– A South Carolina winner claimed a $1.5 billion Mega Millions prize through a limited liability company.

– Lottery officials announced an Arizona man won a $94 million prize on behalf of a trust, keeping his identity unknown.

For non-citizens concerned about deportation or scrutiny, an anonymous trust may be the safest option to claim a major Mega Millions or Powerball prize, if allowed by state law.

Taxes for Non-U.S. Citizen Jackpot Winners

As mentioned earlier, Mega Millions winners are subject to income tax in the U.S. regardless of their citizenship status. For foreigners who play and win, this entails some special tax rules:

– A flat federal tax withholding of 30% applies to the prize money of non-resident aliens.

– You may need an Individual Tax Identification Number (ITIN) to file if you do not have a Social Security number.

– State taxes typically range from 4-8% depending on where you purchased the winning ticket.

– Your home country may also tax your winnings again when you repatriate money.

On a $500 million Mega Millions prize, over $250 million would be withheld for U.S. taxes. And your home country may levy additional taxes on the money you try to bring into the country. The tax implications must be considered carefully by foreigners hoping to take home a large Mega Millions jackpot.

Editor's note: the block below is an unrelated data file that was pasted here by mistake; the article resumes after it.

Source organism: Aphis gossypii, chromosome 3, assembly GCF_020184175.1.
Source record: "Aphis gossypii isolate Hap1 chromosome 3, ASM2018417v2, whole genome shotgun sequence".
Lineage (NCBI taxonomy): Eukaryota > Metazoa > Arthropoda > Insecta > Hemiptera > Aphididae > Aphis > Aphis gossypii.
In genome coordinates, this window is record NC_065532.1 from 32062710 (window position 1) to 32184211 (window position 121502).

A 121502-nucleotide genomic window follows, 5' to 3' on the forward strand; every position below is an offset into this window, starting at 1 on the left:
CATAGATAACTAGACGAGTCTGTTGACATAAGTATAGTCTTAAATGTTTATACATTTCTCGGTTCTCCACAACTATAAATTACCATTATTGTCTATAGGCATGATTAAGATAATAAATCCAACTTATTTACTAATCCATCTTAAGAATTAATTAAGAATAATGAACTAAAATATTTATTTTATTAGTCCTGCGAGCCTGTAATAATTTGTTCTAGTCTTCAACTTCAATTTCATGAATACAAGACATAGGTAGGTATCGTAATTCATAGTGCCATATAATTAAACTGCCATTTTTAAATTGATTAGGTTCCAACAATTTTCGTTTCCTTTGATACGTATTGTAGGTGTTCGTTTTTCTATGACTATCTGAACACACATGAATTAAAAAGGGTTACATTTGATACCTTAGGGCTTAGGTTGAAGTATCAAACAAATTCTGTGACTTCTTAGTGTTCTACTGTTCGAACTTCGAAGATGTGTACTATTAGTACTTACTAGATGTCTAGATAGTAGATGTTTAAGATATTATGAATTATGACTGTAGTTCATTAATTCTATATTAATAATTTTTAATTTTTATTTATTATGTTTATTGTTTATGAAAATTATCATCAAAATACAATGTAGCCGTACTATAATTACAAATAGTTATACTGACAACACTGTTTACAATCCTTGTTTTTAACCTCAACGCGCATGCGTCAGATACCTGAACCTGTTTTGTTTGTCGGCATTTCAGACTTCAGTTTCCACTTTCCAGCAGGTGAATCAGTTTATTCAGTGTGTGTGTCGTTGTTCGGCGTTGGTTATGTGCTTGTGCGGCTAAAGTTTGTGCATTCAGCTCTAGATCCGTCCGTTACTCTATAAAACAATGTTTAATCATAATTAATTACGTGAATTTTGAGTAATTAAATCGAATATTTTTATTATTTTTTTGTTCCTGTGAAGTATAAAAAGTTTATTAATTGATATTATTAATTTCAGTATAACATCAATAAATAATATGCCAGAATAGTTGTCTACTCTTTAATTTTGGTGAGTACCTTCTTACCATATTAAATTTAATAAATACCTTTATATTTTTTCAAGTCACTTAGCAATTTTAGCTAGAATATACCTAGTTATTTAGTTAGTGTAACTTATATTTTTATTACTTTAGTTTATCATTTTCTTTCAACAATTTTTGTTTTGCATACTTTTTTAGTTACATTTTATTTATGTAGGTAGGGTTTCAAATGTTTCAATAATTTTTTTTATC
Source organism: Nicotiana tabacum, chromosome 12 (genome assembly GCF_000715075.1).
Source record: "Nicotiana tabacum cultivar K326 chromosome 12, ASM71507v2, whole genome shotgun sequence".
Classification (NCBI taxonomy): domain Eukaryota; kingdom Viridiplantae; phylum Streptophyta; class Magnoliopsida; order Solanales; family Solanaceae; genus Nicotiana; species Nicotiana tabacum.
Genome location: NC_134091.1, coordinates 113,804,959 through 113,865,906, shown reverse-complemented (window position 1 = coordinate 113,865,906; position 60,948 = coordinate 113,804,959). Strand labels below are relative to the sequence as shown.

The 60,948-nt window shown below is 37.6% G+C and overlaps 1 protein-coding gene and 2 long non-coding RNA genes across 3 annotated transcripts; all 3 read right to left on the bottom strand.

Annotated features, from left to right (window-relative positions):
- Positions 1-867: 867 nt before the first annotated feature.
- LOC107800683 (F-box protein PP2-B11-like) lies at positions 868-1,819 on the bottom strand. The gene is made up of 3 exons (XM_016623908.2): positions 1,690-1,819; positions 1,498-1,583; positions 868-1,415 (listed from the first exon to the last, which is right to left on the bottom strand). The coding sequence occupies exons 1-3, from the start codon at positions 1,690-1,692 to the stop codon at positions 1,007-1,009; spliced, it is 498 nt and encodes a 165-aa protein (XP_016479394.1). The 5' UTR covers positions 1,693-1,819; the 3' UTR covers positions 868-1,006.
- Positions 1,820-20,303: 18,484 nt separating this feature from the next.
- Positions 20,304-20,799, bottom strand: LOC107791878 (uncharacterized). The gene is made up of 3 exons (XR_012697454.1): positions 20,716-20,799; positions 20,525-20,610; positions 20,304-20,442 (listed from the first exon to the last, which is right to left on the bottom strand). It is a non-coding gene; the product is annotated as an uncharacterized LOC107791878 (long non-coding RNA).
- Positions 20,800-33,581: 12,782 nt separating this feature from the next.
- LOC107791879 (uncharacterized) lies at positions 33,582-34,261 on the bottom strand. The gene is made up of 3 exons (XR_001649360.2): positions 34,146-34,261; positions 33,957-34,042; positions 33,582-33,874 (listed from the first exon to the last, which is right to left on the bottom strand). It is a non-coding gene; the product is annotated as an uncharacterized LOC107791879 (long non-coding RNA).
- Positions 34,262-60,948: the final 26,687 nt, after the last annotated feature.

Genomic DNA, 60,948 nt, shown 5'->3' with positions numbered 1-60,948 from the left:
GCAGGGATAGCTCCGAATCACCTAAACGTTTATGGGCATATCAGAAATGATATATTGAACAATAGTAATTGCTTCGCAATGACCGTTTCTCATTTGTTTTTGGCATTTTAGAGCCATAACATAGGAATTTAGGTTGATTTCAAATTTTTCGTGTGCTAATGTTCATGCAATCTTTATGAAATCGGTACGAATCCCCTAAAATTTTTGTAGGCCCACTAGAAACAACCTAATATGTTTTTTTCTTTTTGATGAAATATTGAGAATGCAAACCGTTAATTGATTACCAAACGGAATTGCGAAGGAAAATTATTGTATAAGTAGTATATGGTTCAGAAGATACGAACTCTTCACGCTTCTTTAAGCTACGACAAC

Sample Tax Bill on $500 Million Mega Millions Win

Tax Amount
Federal Withholding (30%) $150 million
State Tax (8%) $40 million
Total U.S. Tax $190 million
After-Tax Winnings $310 million

As this breakdown shows, over $190 million would be paid in taxes on a $500 million Mega Millions win by a foreigner.

Other Restrictions for Non-U.S. Citizens

Aside from taxes and actually being able to claim your prize, other restrictions apply for foreigners who win Mega Millions in the United States:

Short Time Limit to Collect Winnings

Most states give jackpot winners just 60 or 90 days to come forward and claim their prize. For non-citizens still overseas, this can pose an obstacle to get to the U.S. and file in time. An expired ticket means forfeiting the prize.

Differing Age Requirements

In some states, you must be 21 years old to play the lottery. So younger foreign visitors may be prohibited from purchasing tickets or claiming winnings.

Scams Targeting Winners

Unfortunately, fraudulent scams often target lottery winners. Foreigners unfamiliar with U.S. laws can be more susceptible to these. It is important to work only with reputable financial and legal advisors when claiming a prize.

The bottom line is – foreigners face many limitations to legally purchasing tickets and successfully claiming Mega Millions prizes that U.S. citizens and residents do not. But it is possible with proper planning.